It is deeply alarming that police don't have a suspect in a brutal quadruple-homicide more than a week after it took place. Here's why.
· · Nov 22, 2022 · NottheBee.com

In the context of modern law enforcement and crimonology, none of this makes any sense at all:

One week after the the bodies of four University of Idaho students were discovered in their shared off-campus home in the town of Moscow, authorities do not have a suspect in custody nor has a weapon been found, according to Moscow Police Captain Roger Lanier.

Police have fielded 646 tips and have conducted more than 90 interviews so far, said Police Chief James Fry during a Sunday press conference.

"We're trying to expedite everything that might possibly lead to a suspect," Latah County prosecutor Bill Thompson said Saturday.

The fact that police are still trying to figure out a way to "possibly" lead to a suspect is just insane. This is not at all normal.

Here's why:

  • The killer must have gotten in and out of the crime scene without leaving any forensic evidence at all, or at least so little forensic evidence that it's stumped police for over a week. That's extremely rare. Forensic science has been so comprehensively refined over the last several decades that, at least in the event of a brutal, violent slaying such as this, there's invariably some kind of biomedical evidence of some kind at the crime scene.
  • The killer must have made it into the crime scene without being seen; he also must have made it away from the crime scene without being seen. Moscow, Idaho is not New York City; it is a college town, however, so even if the killings took place late at night, it would be odd if there were not more than a few students out and about at the time (especially when you consider it was a Saturday night and the house is located near the university's fraternity row).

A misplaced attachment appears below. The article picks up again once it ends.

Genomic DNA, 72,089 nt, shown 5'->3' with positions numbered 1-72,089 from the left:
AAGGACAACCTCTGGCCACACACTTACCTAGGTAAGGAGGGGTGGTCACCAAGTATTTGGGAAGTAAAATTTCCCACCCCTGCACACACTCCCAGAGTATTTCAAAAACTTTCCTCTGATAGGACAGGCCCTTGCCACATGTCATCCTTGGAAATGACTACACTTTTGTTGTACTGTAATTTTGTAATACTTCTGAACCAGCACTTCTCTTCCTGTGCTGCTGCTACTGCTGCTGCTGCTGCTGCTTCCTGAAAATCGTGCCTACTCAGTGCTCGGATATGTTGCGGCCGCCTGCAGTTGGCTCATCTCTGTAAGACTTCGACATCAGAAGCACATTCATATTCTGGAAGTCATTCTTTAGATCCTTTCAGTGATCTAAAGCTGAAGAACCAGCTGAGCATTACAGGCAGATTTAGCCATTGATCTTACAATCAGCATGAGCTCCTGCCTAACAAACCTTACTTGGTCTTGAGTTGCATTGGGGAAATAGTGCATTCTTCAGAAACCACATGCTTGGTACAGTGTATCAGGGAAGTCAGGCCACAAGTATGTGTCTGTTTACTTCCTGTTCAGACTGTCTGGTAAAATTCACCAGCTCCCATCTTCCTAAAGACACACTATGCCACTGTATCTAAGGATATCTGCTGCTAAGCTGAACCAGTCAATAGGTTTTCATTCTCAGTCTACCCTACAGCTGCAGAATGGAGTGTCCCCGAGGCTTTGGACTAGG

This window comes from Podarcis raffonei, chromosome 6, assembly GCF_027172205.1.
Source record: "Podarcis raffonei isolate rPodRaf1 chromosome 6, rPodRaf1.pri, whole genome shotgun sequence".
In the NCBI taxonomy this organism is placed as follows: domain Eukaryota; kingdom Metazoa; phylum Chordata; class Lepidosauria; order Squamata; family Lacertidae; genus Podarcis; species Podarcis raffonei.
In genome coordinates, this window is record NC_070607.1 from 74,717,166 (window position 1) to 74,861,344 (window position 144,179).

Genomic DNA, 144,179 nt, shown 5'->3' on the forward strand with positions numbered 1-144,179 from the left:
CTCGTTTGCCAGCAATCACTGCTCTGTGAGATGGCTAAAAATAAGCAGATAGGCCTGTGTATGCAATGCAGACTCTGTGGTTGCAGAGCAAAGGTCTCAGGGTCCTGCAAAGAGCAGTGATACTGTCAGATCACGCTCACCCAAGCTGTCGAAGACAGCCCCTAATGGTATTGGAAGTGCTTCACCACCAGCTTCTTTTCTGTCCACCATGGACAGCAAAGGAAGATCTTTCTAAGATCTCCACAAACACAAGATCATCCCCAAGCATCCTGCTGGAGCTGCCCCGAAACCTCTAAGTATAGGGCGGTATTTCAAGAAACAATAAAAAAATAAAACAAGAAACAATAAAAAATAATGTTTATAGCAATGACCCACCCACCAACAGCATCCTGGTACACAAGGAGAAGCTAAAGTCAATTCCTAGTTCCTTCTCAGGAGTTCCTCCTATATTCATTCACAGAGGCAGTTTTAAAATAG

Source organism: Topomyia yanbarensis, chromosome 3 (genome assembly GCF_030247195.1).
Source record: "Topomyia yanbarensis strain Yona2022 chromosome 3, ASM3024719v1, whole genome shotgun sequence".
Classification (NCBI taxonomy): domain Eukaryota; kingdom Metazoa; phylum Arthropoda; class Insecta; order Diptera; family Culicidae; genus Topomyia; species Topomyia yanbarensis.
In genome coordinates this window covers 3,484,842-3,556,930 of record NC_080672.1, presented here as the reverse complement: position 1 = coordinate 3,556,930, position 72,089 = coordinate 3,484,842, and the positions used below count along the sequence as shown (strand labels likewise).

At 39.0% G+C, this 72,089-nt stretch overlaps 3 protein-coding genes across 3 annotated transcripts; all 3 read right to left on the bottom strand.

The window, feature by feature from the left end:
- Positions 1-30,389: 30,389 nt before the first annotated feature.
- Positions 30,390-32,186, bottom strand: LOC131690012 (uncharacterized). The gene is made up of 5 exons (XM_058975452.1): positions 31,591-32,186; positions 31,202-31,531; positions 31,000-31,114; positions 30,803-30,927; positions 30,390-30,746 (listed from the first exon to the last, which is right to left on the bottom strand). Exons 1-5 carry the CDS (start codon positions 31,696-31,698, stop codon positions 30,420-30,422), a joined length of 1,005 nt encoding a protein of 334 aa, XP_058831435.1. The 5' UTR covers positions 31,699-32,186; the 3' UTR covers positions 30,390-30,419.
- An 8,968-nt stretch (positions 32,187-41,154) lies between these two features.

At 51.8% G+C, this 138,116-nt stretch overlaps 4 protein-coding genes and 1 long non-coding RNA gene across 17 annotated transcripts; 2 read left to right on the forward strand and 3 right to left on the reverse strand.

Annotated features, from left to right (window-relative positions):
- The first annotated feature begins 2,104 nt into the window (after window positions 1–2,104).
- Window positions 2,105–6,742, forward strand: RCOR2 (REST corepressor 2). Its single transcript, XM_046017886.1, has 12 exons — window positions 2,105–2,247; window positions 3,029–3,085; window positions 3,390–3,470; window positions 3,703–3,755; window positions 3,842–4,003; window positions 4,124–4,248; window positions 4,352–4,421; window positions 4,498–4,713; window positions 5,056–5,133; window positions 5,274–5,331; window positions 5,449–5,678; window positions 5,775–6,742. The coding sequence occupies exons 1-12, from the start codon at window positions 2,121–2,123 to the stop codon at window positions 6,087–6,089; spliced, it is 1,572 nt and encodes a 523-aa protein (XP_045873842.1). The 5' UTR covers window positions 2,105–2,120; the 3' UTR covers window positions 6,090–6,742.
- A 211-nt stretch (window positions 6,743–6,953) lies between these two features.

• At least two of the victims may have fought back against the attacker. But all four killings were apparently accomplished without two other roommates in the house waking up during them.
  • Apparently nobody in the city has come forward pointing to anyone at all as a possible suspect. Nobody has pointed to their creepy neighbor, their unstable brother, their mentally unwell son, their anger-prone coworker — apparently not a single lead on that front, at least not according to police.
  • In an era of essentially ubiquitous digital permanency, no evidence has apparently arisen to link anyone to the crime scene via phone data, cell phone tower pings, anything.

This is all just bizarre. What the heck are police missing? Who is the killer who's able to avoid capture for this long?

Whatever the answers, pray for a speedy resolution and quick justice here.


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